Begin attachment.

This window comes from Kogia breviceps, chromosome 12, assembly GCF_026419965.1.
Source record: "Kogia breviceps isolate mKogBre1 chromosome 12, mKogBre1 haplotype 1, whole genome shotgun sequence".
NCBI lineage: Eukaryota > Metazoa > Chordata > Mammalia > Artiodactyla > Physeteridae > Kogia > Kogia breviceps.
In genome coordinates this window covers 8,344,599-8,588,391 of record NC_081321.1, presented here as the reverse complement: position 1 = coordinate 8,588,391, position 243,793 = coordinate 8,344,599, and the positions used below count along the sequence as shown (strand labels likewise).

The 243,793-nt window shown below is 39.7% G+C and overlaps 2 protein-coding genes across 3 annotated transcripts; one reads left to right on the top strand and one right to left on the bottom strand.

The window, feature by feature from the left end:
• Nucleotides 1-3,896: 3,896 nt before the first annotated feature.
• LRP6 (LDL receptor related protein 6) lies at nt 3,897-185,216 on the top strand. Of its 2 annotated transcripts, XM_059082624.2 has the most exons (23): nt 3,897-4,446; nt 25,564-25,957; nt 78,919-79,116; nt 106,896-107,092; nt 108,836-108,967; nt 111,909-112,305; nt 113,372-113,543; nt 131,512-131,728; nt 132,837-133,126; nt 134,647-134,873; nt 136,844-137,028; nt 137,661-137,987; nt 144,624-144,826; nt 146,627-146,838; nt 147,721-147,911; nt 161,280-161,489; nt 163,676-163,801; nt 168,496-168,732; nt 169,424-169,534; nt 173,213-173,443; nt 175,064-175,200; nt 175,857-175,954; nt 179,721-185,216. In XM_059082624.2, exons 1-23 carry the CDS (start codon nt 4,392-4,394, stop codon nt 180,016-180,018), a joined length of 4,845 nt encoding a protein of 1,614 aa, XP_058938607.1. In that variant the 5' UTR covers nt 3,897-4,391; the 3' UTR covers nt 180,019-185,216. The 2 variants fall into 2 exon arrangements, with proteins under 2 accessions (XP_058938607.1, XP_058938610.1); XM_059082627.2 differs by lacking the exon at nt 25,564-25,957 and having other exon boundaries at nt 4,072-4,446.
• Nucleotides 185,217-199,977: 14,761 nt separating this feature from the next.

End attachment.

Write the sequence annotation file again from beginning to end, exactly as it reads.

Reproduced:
This window comes from Kogia breviceps, chromosome 12, assembly GCF_026419965.1.
Source record: "Kogia breviceps isolate mKogBre1 chromosome 12, mKogBre1 haplotype 1, whole genome shotgun sequence".
NCBI lineage: Eukaryota > Metazoa > Chordata > Mammalia > Artiodactyla > Physeteridae > Kogia > Kogia breviceps.
In genome coordinates this window covers 8,344,599-8,588,391 of record NC_081321.1, presented here as the reverse complement: position 1 = coordinate 8,588,391, position 243,793 = coordinate 8,344,599, and the positions used below count along the sequence as shown (strand labels likewise).

The 243,793-nt window shown below is 39.7% G+C and overlaps 2 protein-coding genes across 3 annotated transcripts; one reads left to right on the top strand and one right to left on the bottom strand.

The window, feature by feature from the left end:
• Nucleotides 1-3,896: 3,896 nt before the first annotated feature.
• LRP6 (LDL receptor related protein 6) lies at nt 3,897-185,216 on the top strand. Of its 2 annotated transcripts, XM_059082624.2 has the most exons (23): nt 3,897-4,446; nt 25,564-25,957; nt 78,919-79,116; nt 106,896-107,092; nt 108,836-108,967; nt 111,909-112,305; nt 113,372-113,543; nt 131,512-131,728; nt 132,837-133,126; nt 134,647-134,873; nt 136,844-137,028; nt 137,661-137,987; nt 144,624-144,826; nt 146,627-146,838; nt 147,721-147,911; nt 161,280-161,489; nt 163,676-163,801; nt 168,496-168,732; nt 169,424-169,534; nt 173,213-173,443; nt 175,064-175,200; nt 175,857-175,954; nt 179,721-185,216. In XM_059082624.2, exons 1-23 carry the CDS (start codon nt 4,392-4,394, stop codon nt 180,016-180,018), a joined length of 4,845 nt encoding a protein of 1,614 aa, XP_058938607.1. In that variant the 5' UTR covers nt 3,897-4,391; the 3' UTR covers nt 180,019-185,216. The 2 variants fall into 2 exon arrangements, with proteins under 2 accessions (XP_058938607.1, XP_058938610.1); XM_059082627.2 differs by lacking the exon at nt 25,564-25,957 and having other exon boundaries at nt 4,072-4,446.
• Nucleotides 185,217-199,977: 14,761 nt separating this feature from the next.